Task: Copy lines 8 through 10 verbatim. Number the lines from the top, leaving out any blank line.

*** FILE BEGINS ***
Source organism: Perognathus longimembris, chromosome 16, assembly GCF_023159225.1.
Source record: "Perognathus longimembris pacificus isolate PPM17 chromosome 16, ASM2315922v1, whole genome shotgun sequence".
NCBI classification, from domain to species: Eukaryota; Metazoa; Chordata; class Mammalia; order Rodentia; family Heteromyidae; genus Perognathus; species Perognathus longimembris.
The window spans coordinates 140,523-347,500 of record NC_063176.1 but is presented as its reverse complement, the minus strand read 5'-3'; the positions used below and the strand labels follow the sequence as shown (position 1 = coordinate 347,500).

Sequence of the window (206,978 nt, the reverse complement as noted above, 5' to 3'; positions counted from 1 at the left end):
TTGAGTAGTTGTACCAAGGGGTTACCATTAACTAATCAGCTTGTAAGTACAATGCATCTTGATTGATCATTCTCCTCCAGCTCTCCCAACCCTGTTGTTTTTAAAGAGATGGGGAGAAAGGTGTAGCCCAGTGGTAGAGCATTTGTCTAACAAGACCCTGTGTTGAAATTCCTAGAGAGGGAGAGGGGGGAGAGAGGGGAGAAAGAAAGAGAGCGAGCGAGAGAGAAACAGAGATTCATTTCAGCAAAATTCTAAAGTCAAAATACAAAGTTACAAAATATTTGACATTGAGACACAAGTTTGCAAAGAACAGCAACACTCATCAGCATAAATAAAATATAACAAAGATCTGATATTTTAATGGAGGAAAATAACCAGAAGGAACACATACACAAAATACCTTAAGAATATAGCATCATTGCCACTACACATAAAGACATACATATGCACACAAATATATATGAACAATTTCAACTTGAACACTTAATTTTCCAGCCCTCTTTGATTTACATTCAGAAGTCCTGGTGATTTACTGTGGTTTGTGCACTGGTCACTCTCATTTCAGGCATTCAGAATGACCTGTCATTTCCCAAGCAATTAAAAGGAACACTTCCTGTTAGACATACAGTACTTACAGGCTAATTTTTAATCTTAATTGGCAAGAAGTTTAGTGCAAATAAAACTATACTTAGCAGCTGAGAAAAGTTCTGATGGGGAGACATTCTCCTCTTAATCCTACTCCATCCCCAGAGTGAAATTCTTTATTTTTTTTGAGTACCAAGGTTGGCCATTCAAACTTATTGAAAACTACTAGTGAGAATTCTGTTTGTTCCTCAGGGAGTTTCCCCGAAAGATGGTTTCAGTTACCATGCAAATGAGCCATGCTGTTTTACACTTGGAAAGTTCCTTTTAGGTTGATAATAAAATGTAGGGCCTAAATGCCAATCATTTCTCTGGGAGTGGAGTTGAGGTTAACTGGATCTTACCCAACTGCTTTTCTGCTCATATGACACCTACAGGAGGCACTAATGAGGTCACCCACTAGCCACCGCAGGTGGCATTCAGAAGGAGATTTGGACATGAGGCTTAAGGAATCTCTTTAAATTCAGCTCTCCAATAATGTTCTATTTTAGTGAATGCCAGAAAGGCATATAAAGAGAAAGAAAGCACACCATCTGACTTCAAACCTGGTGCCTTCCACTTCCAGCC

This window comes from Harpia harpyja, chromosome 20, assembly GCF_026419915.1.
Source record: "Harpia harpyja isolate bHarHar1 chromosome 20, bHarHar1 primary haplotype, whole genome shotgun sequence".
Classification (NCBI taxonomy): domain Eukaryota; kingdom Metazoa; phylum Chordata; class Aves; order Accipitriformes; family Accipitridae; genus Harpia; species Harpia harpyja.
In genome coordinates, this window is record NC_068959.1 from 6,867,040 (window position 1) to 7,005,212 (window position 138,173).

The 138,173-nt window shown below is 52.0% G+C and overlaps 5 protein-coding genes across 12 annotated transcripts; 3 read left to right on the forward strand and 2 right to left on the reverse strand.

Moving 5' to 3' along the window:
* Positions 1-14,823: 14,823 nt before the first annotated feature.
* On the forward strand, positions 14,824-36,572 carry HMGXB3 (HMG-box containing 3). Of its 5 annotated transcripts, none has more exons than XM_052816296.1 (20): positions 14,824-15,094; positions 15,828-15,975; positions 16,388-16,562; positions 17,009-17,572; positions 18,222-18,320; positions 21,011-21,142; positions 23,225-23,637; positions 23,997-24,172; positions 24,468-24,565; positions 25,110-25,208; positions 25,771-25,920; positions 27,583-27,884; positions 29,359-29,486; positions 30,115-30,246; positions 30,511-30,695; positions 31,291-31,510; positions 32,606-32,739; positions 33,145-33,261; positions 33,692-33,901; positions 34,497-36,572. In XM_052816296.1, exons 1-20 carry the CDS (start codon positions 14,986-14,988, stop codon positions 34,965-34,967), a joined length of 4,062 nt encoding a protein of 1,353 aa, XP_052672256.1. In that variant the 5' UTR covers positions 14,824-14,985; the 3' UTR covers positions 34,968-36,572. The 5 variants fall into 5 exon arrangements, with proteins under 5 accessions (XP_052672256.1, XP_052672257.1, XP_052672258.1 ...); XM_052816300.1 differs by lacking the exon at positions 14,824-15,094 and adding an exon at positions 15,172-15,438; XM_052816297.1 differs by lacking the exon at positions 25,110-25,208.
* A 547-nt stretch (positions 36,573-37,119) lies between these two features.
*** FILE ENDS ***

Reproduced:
Source record: "Harpia harpyja isolate bHarHar1 chromosome 20, bHarHar1 primary haplotype, whole genome shotgun sequence".
Classification (NCBI taxonomy): domain Eukaryota; kingdom Metazoa; phylum Chordata; class Aves; order Accipitriformes; family Accipitridae; genus Harpia; species Harpia harpyja.
In genome coordinates, this window is record NC_068959.1 from 6,867,040 (window position 1) to 7,005,212 (window position 138,173).